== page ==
I knew them when they were just kids struggling through engineering school – I saw them as gems in the rough, now I get to marvel at the diamonds.  Wow, what an incredible experience.   Of course, they can’t see how I view them nor can I see how they view me.  One thing is certain, these are very special relationships.  I managed to hold back tears of joy.

The trust is instantaneous and profound.  We hang on each other’s words as incalculable truths pour from our experiences.  We cite each other’s nuances and we recall quotes long ago lost.  I remember the extraordinary challenges of getting 250 of them through the US Engineering Board exams.  We spoke of the early days of NAFTA and the oppression of the Maquiladora Industry.  We spoke with the wisdom that we wished we had 17 long years ago.

I wonder what happened to the others.  I know a few that have also become quite successful.  The only thing I gave them was proof that they were equal in every way to any engineer on earth.  As such, they managed their careers with that single data point lodged in the back of their mind.  Now they are proving to me what I had only suspected then.

In return, they gave me everything that I am thankful for today as I celebrate Christmas with my wonderful family.  I met my wife while working with these kids.  I found my own ethnic identity working with these kids.  I learned Spanish working with these kids.  I earned the wisdom to represent a fortune 100 company around the World after working with my kids. In fact, my blog and all supporting research is a direct result of a flaw I observed in market capitalism while working with my kids and their interaction with NAFTA. The courage to leave corporate life and take a leadership role in an hugely disruptive start-up company is a direct result of working with these kids.

These kids (men and woman) are among the greatest gift I could have ever imagined receiving.  My advice to others is to always have students.  Always teach people what you know.  Always elevate others and you will find yourself elevated to astonishing heights. Be a student and provide this joy to those who wish share themselves deeply with you.  This is where true happiness is found.  This is the gift that Christmas celebrates – be a teacher

Merry Christmas.

Please Support The Symbionomics Project on Kickstarter

Leading into 2010, The Ingenesist Project will release a series of videos that specify the construct of the Next Economic Paradigm.  We begin at the beginning.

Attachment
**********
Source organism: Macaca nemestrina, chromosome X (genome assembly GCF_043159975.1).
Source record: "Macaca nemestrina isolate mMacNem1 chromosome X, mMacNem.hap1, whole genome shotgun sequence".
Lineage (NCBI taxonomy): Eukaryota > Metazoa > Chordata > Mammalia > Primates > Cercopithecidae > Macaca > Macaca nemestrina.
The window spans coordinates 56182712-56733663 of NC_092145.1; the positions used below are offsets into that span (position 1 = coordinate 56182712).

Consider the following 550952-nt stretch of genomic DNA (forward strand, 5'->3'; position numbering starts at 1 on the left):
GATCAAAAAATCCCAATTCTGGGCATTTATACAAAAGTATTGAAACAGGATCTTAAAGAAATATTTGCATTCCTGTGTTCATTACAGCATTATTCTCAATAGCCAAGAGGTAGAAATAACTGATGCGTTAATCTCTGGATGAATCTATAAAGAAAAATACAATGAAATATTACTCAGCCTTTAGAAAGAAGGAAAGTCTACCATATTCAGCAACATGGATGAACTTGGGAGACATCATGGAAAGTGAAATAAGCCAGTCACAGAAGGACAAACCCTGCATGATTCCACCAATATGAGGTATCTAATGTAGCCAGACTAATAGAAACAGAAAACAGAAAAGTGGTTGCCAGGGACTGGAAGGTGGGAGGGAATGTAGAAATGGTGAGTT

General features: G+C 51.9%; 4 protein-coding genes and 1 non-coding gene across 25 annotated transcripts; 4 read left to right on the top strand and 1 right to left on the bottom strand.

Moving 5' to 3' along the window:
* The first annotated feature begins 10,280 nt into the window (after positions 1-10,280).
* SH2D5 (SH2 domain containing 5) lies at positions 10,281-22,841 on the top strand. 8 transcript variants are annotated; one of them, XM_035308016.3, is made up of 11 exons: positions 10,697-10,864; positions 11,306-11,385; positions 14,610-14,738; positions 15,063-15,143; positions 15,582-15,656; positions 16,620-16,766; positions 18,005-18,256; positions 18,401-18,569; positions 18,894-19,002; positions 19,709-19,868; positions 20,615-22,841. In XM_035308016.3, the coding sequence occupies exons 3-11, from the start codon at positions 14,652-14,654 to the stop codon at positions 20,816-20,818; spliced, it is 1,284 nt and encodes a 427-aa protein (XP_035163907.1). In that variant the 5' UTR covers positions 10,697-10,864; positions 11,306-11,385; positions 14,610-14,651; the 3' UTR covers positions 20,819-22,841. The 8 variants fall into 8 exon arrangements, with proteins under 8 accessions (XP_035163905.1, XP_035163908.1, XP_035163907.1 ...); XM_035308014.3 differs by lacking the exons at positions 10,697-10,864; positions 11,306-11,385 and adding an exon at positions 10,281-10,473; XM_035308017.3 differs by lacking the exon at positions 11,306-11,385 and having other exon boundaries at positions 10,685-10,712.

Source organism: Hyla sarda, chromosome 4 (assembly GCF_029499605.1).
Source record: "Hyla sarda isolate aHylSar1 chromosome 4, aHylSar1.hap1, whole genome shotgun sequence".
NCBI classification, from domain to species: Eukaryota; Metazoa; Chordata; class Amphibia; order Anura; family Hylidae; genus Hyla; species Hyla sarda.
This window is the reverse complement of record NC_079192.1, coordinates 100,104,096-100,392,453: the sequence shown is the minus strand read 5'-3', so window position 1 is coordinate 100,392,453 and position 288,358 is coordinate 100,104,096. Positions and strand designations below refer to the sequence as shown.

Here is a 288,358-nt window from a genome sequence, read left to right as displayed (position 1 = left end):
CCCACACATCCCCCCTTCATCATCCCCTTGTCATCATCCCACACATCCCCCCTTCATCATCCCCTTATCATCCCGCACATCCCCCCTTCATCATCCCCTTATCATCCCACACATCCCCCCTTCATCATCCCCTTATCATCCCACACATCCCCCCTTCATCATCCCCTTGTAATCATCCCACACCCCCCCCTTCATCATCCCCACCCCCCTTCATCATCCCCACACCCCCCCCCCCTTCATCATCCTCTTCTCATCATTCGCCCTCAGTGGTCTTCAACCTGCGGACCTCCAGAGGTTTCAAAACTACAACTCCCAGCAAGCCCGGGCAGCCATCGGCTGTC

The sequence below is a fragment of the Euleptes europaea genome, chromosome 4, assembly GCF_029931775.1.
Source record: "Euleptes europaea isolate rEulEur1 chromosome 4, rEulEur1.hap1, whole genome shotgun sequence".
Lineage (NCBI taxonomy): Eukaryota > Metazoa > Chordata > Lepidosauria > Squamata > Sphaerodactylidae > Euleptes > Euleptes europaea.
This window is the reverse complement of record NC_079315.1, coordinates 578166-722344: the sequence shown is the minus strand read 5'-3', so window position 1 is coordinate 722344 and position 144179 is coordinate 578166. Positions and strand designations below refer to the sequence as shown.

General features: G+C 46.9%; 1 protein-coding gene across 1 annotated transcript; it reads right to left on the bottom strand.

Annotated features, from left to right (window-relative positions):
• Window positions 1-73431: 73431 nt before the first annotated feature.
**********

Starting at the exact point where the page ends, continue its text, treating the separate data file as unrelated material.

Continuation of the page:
The following video discusses the flaw in modern globalization market economics that started with the failure of an obscure sub section of NAFTA – the free trade of services. The objective of the Ingenesist Project is to correct a tiny little flaw in market economics. This simple adjustment will result in dramatic change.

juarez2bI taught an undergraduate class in International Business this weekend in Mexicali, Mexico as part of an international assignment as Associate Faculty for City University of Seattle.  I first taught in Mexico 15 years ago as visiting faculty during the NAFTA era where I spent 3 years conducting research which eventually lead to  The Ingenesist Project.

My first year in Mexico back in 1994, I thought to myself, “Wow, I can change everything”.  The next year, I thought to myself, “Wow, I can’t change anything”.  The third year, I thought to myself, “Wow, why would I want to change anything, Mexico is doing just fine the way it is”.

At that time, I was referring to the cohesiveness of community, family values, complex social structure, community interdependence, generosity, empathy and personal warmth – despite their “Cold War” classification as a “Third World” country – that the Mexican people held forward to each other as well as visitors.

I also remember the huge city-wide parties (imagine a million person party) after the country won a big soccer match, or after a popular political candidate won and election, or during New Years, Christmas, and Easter, etc.  Wow – what a magnificent place.

Fast forward to this past weekend; I was explaining the implications of the financial crisis relative to the changes that have taken place since NAFTA.  Today, thousands of Global Corporations now surround the city like an advancing army, proud people are now working for wages, Euro/America centric textbooks chart their course into modernization, and pending currency shifts loom unpredictable in their speed and scope – the effects will likely not be in the best interest of the people who actually produce things.  So, I deviated from the course material – If I didn’t do it, nobody else would.  I included material on how to use Social Media.

Mexico still has it, but they are losing it – often in spectacular ways.  It seems so natural that Social Media can have a tremendous impact in countries where the fabric of community is still essentially intact.  Unfortunately, when people are held below a certain economic threshold, they simply do not have the time or the energy to organize as a community to impact social change.  This is the greatest threat to the great promise of social media in Mexico … and the United States.

The following video, A nine-minute history of corporatism, articulates the conflict that I felt when teaching the courses on International Business in Mexico.   Please watch – it is that important.

Life Inc. The Movie from Douglas Rushkoff on Vimeo.

Image credit